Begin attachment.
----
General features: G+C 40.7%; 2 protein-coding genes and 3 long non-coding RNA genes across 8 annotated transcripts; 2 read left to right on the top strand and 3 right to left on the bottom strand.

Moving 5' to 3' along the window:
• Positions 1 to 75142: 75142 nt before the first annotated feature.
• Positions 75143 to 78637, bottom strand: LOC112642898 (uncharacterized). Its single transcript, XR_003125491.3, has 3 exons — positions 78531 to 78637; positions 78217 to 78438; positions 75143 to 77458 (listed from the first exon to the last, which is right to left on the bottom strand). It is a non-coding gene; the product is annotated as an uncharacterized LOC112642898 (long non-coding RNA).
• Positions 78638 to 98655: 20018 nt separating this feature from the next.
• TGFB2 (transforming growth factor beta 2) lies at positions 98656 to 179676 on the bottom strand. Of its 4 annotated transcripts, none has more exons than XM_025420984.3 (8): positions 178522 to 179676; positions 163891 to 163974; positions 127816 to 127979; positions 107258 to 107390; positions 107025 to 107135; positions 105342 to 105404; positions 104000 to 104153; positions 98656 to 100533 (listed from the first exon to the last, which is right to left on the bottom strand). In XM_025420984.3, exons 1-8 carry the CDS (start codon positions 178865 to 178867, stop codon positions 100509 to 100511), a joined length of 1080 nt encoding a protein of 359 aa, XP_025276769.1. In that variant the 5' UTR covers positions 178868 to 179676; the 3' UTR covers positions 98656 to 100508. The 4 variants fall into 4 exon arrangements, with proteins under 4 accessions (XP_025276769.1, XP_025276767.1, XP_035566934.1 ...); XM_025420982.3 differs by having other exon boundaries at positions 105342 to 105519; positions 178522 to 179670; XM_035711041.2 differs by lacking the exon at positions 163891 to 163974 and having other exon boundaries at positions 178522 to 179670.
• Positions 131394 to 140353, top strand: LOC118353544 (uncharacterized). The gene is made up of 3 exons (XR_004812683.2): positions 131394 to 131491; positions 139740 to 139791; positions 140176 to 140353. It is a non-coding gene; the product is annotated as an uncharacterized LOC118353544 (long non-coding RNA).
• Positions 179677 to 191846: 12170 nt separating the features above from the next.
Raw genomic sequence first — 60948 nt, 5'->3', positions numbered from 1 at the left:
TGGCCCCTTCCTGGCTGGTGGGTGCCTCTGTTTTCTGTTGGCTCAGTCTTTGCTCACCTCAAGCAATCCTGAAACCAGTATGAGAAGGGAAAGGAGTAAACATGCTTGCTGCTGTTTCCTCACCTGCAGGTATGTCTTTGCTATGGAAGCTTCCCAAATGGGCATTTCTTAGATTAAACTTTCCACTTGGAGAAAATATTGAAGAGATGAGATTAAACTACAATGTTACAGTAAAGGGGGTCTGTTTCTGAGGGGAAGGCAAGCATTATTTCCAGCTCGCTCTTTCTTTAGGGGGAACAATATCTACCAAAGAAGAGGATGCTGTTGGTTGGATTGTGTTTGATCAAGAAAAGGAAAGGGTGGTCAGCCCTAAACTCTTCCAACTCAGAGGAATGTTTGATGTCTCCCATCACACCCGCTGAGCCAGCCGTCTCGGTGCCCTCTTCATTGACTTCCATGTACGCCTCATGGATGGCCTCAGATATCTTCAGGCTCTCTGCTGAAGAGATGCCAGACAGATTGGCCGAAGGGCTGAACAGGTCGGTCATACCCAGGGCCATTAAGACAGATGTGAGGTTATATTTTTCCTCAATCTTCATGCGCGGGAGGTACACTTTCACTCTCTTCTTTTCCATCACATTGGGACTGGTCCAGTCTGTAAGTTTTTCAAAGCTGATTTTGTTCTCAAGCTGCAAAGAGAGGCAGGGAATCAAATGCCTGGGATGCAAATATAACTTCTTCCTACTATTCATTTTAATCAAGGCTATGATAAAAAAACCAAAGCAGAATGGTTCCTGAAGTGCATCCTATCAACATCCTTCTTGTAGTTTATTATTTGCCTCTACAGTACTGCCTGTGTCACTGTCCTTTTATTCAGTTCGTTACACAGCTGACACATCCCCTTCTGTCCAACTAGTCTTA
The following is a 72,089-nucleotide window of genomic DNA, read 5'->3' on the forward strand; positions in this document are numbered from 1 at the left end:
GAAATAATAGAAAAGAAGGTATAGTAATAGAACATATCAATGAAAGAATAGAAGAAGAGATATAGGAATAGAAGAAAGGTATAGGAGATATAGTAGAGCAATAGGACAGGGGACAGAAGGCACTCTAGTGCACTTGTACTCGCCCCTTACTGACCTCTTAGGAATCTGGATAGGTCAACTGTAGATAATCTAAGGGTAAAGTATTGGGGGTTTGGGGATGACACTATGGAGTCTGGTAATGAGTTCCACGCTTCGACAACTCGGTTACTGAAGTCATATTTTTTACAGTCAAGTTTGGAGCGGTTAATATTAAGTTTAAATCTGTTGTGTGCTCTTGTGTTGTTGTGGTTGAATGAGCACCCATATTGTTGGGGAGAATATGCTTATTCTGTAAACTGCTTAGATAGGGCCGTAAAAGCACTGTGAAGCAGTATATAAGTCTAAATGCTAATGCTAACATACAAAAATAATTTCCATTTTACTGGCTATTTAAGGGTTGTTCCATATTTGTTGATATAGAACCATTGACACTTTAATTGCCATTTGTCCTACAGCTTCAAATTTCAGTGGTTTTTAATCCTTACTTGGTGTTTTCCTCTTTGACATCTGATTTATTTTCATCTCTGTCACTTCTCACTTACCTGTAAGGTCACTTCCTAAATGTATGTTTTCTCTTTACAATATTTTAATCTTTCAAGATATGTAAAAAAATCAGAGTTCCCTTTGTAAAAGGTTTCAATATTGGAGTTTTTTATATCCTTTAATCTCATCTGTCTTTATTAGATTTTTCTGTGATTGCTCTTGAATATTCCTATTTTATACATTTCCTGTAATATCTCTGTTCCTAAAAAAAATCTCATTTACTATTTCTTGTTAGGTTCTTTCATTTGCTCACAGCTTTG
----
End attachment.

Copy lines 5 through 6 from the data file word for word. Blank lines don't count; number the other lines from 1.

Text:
• Positions 78638 to 98655: 20018 nt separating this feature from the next.
• TGFB2 (transforming growth factor beta 2) lies at positions 98656 to 179676 on the bottom strand. Of its 4 annotated transcripts, none has more exons than XM_025420984.3 (8): positions 178522 to 179676; positions 163891 to 163974; positions 127816 to 127979; positions 107258 to 107390; positions 107025 to 107135; positions 105342 to 105404; positions 104000 to 104153; positions 98656 to 100533 (listed from the first exon to the last, which is right to left on the bottom strand). In XM_025420984.3, exons 1-8 carry the CDS (start codon positions 178865 to 178867, stop codon positions 100509 to 100511), a joined length of 1080 nt encoding a protein of 359 aa, XP_025276769.1. In that variant the 5' UTR covers positions 178868 to 179676; the 3' UTR covers positions 98656 to 100508. The 4 variants fall into 4 exon arrangements, with proteins under 4 accessions (XP_025276769.1, XP_025276767.1, XP_035566934.1 ...); XM_025420982.3 differs by having other exon boundaries at positions 105342 to 105519; positions 178522 to 179670; XM_035711041.2 differs by lacking the exon at positions 163891 to 163974 and having other exon boundaries at positions 178522 to 179670.